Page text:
Inside Osprey’s Onboard Medical Kit

Wendy Mitman Clarke gives you a peek inside Osprey's onboard medical kit. Web extra from our June 2012 issue.

May 4, 2012

Osprey’s Medical Kit

In the Bahamas, nurse practitioner Donna Peters (left) and nurse Lisa Rio work on Kaeo Clarke’s injured big toe in the cockpit of Donna’s boat. Wendy Mitman Clarke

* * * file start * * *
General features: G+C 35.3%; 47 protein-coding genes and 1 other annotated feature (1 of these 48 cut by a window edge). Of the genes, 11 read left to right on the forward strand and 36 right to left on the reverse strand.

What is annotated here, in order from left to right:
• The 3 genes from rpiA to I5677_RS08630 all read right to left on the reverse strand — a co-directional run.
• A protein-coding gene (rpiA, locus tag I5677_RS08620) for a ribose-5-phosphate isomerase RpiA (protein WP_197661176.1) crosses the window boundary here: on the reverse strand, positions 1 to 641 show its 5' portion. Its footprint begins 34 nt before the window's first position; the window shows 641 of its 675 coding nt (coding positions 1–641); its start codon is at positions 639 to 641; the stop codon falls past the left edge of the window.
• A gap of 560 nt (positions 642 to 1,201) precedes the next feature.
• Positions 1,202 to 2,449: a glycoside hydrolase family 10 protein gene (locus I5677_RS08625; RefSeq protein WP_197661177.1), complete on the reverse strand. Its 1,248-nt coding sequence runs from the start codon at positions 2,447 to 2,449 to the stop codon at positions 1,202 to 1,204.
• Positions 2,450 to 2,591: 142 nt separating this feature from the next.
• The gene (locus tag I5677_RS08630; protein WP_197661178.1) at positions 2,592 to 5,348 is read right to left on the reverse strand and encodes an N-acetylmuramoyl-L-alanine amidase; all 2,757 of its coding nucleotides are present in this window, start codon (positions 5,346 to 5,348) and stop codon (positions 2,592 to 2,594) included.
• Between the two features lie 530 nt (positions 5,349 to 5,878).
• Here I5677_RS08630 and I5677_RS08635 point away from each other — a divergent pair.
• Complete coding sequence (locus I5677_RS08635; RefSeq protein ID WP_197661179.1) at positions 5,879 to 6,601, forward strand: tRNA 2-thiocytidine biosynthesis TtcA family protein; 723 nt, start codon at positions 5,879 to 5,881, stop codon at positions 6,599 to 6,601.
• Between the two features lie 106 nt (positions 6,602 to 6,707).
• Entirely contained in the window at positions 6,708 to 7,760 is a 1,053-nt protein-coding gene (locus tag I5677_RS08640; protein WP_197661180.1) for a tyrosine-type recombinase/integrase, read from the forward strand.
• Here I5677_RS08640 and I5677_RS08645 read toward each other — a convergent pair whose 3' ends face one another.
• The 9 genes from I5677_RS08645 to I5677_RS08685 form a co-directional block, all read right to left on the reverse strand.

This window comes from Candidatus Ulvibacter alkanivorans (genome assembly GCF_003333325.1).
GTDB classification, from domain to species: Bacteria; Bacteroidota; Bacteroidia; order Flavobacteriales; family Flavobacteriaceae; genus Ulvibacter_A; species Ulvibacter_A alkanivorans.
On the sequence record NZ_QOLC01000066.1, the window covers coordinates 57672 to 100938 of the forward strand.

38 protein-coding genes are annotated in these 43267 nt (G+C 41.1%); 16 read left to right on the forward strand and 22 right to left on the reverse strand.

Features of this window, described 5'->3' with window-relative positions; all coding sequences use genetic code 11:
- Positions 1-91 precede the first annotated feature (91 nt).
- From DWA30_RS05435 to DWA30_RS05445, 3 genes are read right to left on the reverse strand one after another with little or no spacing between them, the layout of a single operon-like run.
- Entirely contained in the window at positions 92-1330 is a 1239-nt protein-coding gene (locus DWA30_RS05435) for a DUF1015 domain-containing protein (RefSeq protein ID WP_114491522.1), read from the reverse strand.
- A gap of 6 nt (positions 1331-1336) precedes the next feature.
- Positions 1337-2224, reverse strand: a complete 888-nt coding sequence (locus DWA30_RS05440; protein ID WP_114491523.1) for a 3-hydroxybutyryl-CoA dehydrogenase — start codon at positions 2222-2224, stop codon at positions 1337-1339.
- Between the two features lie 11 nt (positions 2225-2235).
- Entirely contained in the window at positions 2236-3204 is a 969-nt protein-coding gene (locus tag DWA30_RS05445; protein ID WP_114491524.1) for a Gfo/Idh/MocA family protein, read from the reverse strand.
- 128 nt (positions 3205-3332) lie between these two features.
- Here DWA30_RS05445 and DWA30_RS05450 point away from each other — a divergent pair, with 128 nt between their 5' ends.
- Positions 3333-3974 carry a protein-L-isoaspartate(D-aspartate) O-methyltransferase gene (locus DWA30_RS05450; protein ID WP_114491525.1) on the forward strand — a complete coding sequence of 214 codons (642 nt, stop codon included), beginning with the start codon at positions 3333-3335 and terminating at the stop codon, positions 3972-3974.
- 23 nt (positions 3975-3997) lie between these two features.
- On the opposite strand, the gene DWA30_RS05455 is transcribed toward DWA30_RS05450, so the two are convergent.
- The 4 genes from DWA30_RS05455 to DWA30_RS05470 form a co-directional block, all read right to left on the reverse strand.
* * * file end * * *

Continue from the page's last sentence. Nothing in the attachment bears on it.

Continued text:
As with every other aspect of living and sailing fulltime on Osprey, we want to be as self-sufficient as possible when it comes to illness and injury. But my husband, Johnny, and I aren’t doctors. So before we left, we bought a Marine 2000 Medical Kit from Adventure Medical Kits ($600, With adequate intestinal fortitude, we could handle everything from a broken bone to pulling a tooth using the kit’s tools and instructions. Thankfully, we’ve had little reason to open it. We also asked our general practitioner to go through the kit and add anything that she felt was missing. Among other things, she added a range of antibiotics, eye- and ear-infection meds, epinephrine autoinjectors for allergic reactions, and morphine and Vicodin (which contains acetaminophen and hydrocodone) for serious injuries or pain. The toe injury that our son, Kaeo, suffered brought to our attention one thing we don’t have, and that’s injectable—or at least topical—lidocaine or some other numbing agent. For illness like the flu or colds, we stock up on all the usual medications, and we always carry plenty of Advil and Tylenol (or generics) for fever or minor aches and pains. Along with advice and extra meds, our G.P. gave us her email address. Whenever something comes up that we feel we can’t handle, we send her an email for advice, and she responds within hours. It’s a comfort to have this kind of backup, even if we’re often on our own in terms of the immediate problem.


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